Valentine is highly frowned upon in Middle East
Across the world, Valentine’s Day is frowned upon in Saudi Arabia and Iran, where it is banned. The Saudi authorities believed that the festival may lead to ‘moral catastrophe’ especially for the youths. Religious police launched a nationwide crackdown on Thursday against stores selling items that are red or in any other way allude to the banned celebrations of Valentine’s Day, a Saudi official said.
Members of the feared religious police were inspecting shops for red roses, heart-shaped products or gifts wrapped in red, and ordering store-owners to get rid of them, the official said. He spoke on condition of anonymity because he was not authorized to speak to reporters. Red-colored or heart-shaped items are legal at other times of the year, but on Feb. 14 nears they become contraband in Saudi Arabia.
The kingdom bans celebration of Western holidays such as Valentine’s Day, named after a Christian saint said to have been martyred by the Romans in the 3rd Century. Most shops in Riyadh’s upscale neighborhoods have removed all red items from their shelves. A statement by the religious police, informally known as the muttawa, was published in Saudi newspapers, warning shop owners against any violations.
Many Saudi Arabians secretly celebrating Valentine’s Day
“Those who don’t comply will be punished,” the statement said, without spelling out what measures would befall the offenders. The muttawa however, clarified that they would not shut down or ban any flower shops in the Kingdom on Valentine’s Day, after rumors circulating that they would close all shops selling flowers on the day.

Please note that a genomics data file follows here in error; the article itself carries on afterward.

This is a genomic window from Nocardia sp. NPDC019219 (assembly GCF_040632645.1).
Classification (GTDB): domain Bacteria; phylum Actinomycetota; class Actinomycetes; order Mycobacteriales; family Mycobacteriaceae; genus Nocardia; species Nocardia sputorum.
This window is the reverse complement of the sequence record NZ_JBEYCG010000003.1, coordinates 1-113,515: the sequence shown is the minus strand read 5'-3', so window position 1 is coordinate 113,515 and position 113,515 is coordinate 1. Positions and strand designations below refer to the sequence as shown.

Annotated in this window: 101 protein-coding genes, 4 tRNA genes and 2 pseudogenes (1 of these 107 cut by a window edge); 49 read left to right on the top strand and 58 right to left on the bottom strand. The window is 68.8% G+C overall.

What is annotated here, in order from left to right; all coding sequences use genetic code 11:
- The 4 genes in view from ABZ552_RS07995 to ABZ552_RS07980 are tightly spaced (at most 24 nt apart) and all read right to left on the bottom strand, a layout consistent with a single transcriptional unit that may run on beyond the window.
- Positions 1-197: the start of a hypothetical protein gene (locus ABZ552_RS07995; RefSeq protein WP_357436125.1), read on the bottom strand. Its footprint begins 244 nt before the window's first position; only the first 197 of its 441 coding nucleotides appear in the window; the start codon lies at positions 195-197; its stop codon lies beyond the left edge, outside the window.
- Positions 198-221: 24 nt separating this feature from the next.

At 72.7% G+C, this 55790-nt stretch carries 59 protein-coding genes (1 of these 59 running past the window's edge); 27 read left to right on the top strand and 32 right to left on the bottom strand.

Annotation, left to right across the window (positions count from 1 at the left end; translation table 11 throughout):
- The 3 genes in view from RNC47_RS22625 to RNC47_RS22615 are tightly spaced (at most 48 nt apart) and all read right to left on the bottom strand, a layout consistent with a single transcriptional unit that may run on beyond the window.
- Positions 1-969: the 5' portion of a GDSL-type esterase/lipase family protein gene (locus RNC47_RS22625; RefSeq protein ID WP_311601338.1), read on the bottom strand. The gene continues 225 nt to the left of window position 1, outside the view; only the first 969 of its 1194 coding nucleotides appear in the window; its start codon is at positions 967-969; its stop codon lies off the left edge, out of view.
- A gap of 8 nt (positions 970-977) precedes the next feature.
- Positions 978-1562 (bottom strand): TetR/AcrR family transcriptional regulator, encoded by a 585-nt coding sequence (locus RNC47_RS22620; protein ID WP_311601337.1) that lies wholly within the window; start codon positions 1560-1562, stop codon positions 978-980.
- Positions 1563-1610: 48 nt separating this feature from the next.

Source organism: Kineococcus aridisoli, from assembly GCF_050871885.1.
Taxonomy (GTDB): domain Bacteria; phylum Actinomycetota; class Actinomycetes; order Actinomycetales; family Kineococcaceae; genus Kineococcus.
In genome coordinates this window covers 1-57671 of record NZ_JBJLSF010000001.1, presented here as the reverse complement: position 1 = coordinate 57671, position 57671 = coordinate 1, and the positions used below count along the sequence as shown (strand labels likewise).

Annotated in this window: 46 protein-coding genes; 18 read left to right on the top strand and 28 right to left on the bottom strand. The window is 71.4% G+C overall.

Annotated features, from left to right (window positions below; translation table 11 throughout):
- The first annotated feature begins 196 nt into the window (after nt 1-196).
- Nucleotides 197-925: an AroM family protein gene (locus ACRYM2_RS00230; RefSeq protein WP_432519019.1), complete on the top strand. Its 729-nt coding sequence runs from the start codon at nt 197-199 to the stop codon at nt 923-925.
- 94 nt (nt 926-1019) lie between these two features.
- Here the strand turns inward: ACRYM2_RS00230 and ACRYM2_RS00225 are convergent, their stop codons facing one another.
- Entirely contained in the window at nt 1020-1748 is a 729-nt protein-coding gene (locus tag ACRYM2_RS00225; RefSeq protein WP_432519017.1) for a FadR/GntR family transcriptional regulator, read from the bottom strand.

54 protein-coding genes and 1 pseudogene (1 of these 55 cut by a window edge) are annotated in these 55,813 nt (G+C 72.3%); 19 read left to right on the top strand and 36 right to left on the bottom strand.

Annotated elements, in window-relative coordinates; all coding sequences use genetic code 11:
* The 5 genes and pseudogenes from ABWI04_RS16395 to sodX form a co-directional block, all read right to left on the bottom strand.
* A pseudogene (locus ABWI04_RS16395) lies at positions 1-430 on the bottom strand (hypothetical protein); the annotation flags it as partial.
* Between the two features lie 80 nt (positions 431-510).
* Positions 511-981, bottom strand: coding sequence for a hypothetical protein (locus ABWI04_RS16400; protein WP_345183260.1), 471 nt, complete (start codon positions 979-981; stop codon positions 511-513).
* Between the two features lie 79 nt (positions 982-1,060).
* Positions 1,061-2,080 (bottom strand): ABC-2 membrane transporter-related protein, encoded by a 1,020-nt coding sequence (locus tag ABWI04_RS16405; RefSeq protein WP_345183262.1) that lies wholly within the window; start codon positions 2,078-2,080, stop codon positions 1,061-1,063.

In Iran, the theocrats running the government are not known to be fond of Valentine’s either. Every year on this day, the authorities would dispatch extra personnel on the streets aimed at preventing the spread of ‘corrupted culture’. “This year they told us not to sell any red roses otherwise we can face the closure of our flower shop,” said a 40-year-old female florist in north Tehran.
Valentine’s Day however, is becoming increasingly popular over the past years, especially among many Iranian youths. “Valentine’s Day is finding its place in the hearts of many Iranian youths,” said 21-year-old private sector employee Navazesh, who refused to give her surname. “I feel different when I wake up on Valentine’s Day.”
27-year-old university student Mehran said he is upset about limitations imposed by Iranian authorities on young people. “Love knows no boundaries,” he said, adding that despite his own financial hardship, he is willing to splash out on this particular day of the year.
Hardliners see Valentine’s Day as part of a deliberate “soft war” waged by the West to corrupt Iran’s youth and is a “sacrilegious cultural inroad from the domineering capitalist system with the aim of weakening the Irans fundamental family values.” But young Iranians with access to the internet are familiar with Western culture, “I just want to live like other young people around the world. I feel like part of the global community when I celebrate Valentine’s Day,” said high school student Reza Khosravi.
Shops are still secretly selling Valentine’s themed products. "We have lookouts to tell us when amaken (commercial inspectors) are coming, says one shop keeper. “If they find un-Islamic products they put a seal on the door and close us down.” A last-minute customer takes some heart-shaped balloons to the counter. “Last year I came home and my wife had cooked dinner and had heart shaped chocolates for me,” he explains. “Shell be upset if I dont buy her something this year.”